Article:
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William C. Altreuter
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Monday, May 09, 2011

To the Pete Malinverni Trio at the Albright-Knox Saturday night, the final show in Bruce Eaton's Hunt Real Estate Art of Jazz series this season. Bruce deserves every plaudit I can think of for working this project the way he has-- I am inclined to believe that it is one of the most important cultural institutions in the region. It sprang from his forehead full-blown, and now it has acquired a world-wide reputation-- pretty impressive. Usually at the end of a season Bruce lets us in on who is coming next season, but this year we just got a teaser. Charles Lloyd went back to his label after his performance and said that the Art of Jazz audience was the best they'd played in front of on their entire tour. ECM, which already liked the series and the venue, came back with this news, and told Bruce that they have an artist who'll be playing three dates in the US next year: one in New York, one on the West Coast, and when would be good for the Albright-Knox date?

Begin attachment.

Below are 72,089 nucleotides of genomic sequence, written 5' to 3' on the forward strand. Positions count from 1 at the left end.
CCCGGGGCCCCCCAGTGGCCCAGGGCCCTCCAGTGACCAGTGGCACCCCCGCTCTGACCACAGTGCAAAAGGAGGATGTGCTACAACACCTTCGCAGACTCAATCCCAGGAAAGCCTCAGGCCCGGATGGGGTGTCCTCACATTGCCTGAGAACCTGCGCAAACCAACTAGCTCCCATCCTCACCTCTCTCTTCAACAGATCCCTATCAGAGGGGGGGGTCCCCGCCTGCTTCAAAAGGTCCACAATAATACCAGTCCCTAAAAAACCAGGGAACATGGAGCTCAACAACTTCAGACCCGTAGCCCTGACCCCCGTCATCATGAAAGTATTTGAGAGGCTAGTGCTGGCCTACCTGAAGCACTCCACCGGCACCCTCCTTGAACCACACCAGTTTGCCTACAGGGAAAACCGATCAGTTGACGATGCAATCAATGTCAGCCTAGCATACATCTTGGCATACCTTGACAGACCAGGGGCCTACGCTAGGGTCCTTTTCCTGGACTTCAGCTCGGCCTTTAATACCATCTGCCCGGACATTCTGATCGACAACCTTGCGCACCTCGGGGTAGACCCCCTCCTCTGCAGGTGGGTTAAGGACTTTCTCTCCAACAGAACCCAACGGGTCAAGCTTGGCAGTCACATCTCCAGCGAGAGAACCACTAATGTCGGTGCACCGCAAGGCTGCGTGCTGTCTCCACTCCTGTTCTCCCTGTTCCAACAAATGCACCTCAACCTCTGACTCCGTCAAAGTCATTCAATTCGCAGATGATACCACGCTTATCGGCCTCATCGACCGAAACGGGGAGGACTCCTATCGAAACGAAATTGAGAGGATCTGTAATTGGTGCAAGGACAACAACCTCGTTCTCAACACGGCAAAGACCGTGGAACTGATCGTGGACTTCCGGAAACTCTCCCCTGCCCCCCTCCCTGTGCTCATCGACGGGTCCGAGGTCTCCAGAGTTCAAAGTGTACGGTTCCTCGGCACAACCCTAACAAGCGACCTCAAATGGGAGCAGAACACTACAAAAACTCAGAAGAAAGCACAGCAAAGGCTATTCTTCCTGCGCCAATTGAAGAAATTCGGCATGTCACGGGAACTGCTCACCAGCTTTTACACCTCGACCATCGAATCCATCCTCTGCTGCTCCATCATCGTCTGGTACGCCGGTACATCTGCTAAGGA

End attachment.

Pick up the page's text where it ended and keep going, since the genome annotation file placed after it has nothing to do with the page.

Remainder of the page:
Pete Malinverni, to get back to the artist under discussion, is originally from Niagara Falls, although he is now based in New York, so he had a hometown crowd to work with, full of family, relatives and friends. He reveled in it, and put on a bright, energetic performance that was a pleasure to hear. Really, when you get right down to it there are few things that sound as great as a piano trio. The pre-concert feature was a movie: Bill Evans in Helsinki, which documented Evans and his trio playing in a Finnish living room in 1970. At one point Evans said that the trio he was working with (Eddie Gomez, bass and Marty Morell, drums) played together "like water pouring from a faucet". I'd say that Malinverni and his group (bassist Lee Hudson and drummer Eliot Zigmund-- an Evans alum) were more like a mountain brook-- bubbly and bright, and more powerful than they first appeared. The opener was a Malinverni composition based on the changes from "What is This Thing Called Love"-- Malinverni titled his piece "Good Question" and that sense of humor pervaded the entire performance.

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